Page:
Iraq #6: Return to Mosul
by Marilyn Borst
Mosul. The name does not immediately conjure up frightening images for me as it does for most.
Yes, I am well aware of its recent history: of its gradual takeover by fundamentalists when the U.S.-led war in 2003 destabilized Iraq, of the subsequent terror wrought by ISIS upon Christians and moderate Muslims who had called it “home” and the of the “battle for Mosul” which defeated ISIS there but decimated a large part of the historic Old City.
When I hear “Mosul” I think of the Church in that place, specifically the Presbyterian Church there which I first visited in 1998---led on foot through a winding “rabbit warren” of streets---too narrow for cars---to stand in front of an ornate carved doorway in a wall, with my eye drawn upwards to see, in a tear-shaped rondel, the words, in English, “The Protestant Church.” I would later learn that the Arabic writing inside noted its founding: 1840. Indeed, it was the Protestant church in Iraq---there was no other at that time.
I would make 5 trips (between 1998 and 2003) to that small church compound which consisted of an open courtyard faced by a few small rooms and a modest sanctuary before it became too dangerous to go there. I would worship, have coffee with the faithful congregation, and begin to form friendships there….the “usual stuff” of our family-by-faith. This visit, of course, was quite different. Our Outreach Foundation team journeyed into Mosul with partners from Lebanon (Rev. Rola Sleiman) and from Syria (Adon Nouman). We were cautiously and carefully led by Rev. Haitham Jazrawi of Kirkuk, and two Iraqi Presbyterian elders, Amman and Samir, driving down the rubble-filled streets and past the pancaked buildings, where an occasional sign of life was seen in a store, here and there, that had reopened. In front of the large Latin Catholic Church (known as the “Clock Church” because of its tall clock tower) we had to park---a small bulldozer was removing chunks of mortar-split concrete in the street and I was reminded of an article I just read, with news that UNESECO and the U.E.A. would rebuild this historic church. Just a short walk and we turned onto a narrow lane…and I spotted again, after 16 years, that carving over the door: The Protestant Church---we were “home.”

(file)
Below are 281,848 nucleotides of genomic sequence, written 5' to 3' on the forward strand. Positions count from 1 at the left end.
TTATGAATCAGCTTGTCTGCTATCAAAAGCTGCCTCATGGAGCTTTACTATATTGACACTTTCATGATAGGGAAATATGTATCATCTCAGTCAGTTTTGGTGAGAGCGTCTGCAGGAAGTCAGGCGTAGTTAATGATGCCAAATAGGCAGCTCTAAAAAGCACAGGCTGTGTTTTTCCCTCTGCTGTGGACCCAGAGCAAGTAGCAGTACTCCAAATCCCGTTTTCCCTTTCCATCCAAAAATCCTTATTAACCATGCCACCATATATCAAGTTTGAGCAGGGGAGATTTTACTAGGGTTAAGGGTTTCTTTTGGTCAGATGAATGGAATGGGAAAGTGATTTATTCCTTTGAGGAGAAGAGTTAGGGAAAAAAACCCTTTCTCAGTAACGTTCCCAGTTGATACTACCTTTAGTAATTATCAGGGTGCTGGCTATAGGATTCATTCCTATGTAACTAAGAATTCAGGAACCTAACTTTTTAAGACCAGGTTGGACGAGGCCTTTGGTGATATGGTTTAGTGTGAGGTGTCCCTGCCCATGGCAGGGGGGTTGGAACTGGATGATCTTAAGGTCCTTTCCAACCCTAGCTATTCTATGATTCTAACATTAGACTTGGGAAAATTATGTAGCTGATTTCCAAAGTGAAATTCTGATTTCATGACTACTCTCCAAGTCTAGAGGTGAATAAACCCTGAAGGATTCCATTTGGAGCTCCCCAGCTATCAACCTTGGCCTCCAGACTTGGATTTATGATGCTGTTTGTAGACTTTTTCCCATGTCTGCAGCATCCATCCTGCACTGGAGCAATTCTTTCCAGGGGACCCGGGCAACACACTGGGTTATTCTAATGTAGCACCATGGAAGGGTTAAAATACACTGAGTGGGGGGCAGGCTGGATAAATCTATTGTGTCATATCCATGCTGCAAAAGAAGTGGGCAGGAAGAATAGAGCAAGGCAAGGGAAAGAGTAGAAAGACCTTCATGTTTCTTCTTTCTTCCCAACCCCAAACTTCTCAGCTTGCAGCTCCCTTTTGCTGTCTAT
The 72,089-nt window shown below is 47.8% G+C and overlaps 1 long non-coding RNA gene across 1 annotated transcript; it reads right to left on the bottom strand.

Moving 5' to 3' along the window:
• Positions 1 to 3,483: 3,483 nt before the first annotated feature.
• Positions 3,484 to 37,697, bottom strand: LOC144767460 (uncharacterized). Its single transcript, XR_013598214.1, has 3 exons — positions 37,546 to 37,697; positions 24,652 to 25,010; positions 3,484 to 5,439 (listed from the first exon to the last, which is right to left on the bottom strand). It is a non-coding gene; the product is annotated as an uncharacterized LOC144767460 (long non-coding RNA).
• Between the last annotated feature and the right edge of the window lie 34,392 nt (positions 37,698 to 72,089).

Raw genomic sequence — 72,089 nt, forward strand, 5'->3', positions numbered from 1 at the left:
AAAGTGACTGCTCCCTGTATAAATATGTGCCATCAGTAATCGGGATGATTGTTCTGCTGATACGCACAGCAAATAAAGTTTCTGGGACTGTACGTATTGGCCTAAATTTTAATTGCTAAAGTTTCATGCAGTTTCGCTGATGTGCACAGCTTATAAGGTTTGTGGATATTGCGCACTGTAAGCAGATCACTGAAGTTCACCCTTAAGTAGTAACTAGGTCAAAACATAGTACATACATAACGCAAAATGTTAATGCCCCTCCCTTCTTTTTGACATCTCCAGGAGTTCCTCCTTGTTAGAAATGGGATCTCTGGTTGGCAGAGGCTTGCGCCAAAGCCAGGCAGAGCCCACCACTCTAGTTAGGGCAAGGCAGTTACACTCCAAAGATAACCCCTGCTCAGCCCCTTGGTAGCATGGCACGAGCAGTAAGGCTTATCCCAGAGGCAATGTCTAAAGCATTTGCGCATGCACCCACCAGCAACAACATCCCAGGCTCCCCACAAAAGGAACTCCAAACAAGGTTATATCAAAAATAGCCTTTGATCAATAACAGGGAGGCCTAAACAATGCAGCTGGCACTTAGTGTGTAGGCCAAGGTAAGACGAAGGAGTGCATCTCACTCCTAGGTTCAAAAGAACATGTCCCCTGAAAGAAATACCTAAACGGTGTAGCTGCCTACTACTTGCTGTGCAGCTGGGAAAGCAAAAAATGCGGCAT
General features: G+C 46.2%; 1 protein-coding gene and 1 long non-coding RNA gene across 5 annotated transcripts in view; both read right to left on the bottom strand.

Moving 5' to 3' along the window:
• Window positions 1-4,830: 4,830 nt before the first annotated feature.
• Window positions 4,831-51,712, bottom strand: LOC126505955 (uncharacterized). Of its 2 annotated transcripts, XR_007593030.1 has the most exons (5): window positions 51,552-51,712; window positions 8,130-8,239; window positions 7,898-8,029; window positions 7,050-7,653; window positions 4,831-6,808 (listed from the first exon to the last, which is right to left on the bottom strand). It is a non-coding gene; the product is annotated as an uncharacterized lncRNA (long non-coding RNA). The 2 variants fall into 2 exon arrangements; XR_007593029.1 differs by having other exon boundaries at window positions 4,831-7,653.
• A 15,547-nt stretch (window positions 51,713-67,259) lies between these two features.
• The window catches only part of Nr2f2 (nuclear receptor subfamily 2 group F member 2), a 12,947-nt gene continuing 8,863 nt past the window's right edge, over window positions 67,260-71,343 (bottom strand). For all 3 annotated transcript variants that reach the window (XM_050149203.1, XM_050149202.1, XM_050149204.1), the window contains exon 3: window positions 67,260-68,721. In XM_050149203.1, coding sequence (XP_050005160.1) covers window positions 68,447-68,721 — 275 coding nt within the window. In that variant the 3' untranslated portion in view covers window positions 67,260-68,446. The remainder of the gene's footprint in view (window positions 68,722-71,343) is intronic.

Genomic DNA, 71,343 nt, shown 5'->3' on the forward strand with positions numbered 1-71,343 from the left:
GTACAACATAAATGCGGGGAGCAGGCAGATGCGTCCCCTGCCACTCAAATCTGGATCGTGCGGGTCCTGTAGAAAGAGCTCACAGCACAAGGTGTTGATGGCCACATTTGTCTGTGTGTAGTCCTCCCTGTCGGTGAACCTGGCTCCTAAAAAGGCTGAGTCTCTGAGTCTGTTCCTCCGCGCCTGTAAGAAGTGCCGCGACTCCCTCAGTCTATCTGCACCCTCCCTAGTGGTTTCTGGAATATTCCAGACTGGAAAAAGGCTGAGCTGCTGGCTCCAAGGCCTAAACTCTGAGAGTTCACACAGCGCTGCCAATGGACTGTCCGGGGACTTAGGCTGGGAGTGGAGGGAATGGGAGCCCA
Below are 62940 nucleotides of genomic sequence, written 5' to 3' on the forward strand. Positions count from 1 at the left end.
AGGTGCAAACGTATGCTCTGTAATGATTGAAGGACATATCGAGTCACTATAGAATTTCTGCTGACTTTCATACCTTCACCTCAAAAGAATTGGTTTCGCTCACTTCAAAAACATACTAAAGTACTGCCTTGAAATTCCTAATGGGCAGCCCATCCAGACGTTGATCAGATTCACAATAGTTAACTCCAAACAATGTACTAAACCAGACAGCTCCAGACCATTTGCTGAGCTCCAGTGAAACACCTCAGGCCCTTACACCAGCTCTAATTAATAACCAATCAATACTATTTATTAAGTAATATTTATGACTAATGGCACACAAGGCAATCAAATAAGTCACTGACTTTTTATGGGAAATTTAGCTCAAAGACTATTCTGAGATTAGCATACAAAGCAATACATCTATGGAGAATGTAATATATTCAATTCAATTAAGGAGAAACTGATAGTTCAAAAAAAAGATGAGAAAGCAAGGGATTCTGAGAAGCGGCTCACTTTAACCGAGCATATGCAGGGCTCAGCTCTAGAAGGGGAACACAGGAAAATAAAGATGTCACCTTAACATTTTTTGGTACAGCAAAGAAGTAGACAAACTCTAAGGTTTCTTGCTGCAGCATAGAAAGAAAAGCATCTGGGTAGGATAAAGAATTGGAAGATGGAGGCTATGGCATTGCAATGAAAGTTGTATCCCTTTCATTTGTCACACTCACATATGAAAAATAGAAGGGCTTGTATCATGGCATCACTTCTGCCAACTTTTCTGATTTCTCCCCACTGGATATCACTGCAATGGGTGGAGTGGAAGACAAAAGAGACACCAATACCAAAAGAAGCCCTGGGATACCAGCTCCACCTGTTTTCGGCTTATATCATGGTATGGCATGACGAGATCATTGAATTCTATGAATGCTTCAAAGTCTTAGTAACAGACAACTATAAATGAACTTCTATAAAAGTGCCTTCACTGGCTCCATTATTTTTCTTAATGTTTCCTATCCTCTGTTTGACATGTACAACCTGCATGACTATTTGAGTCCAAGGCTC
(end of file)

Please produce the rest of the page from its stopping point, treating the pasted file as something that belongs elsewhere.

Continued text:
We had come to begin a discernment process with our Iraqi Presbyterian family: should the Mosul Church be rebuilt? Before we had arrived here, Rev. Haitham had been reflecting on this and had to share these thoughts with us:
…The purpose for rebuilding is simple: We firmly believe in our Christ's teaching according to St. Matthew, where our Lord said: "For where two or three gather in my name, there am I with them" ... And while a Church building itself isn't what defines a Church, we (as Iraqi Presbyterians) hold special regard for the place of worship itself -- the Sanctuary in which we serve The Lord's Supper, in which we baptize our children, marry our members, and mourn the loss of our brothers and sisters, the building does matter ... there's a certain comfort that comes with going to the House of the Lord that can't be replicated in home churches or nonconventional places of worship. That's why I believe if the resources allow it, rebuilding the Church would be the right thing to do: It would be an outward and vocal declaration by Iraqi Christians that broadcasts our faith in Christ, hope in the Gospel, and desire to serve our community…
We found the destruction inside the church compound to be extensive but not complete. But we could not dwell long upon that reality because our time was short and we had another focus: to gather in the sanctuary as the Body of Christ and “reclaim” this place for the Kingdom. While Rev. Haitham prepared the elements for communion, the rest of us took chalk to mark the damaged walls with prayers and promises from Scripture. Standing in a circle, we sang (quietly), prayed, and partook of the broken body and shed blood of our Lord. The broken glass, remnants of nails and bits of shattered plaster crunched under our feet as we slipped quietly away. Could this detritus of war still mark Holy Ground in this place? It certainly felt that way to me as I tuned my ear, carefully, to the echo of the faithful whose whispers of creed and confession, praise and proclamation, song and supplication could still be heard in this place…and, might yet be again…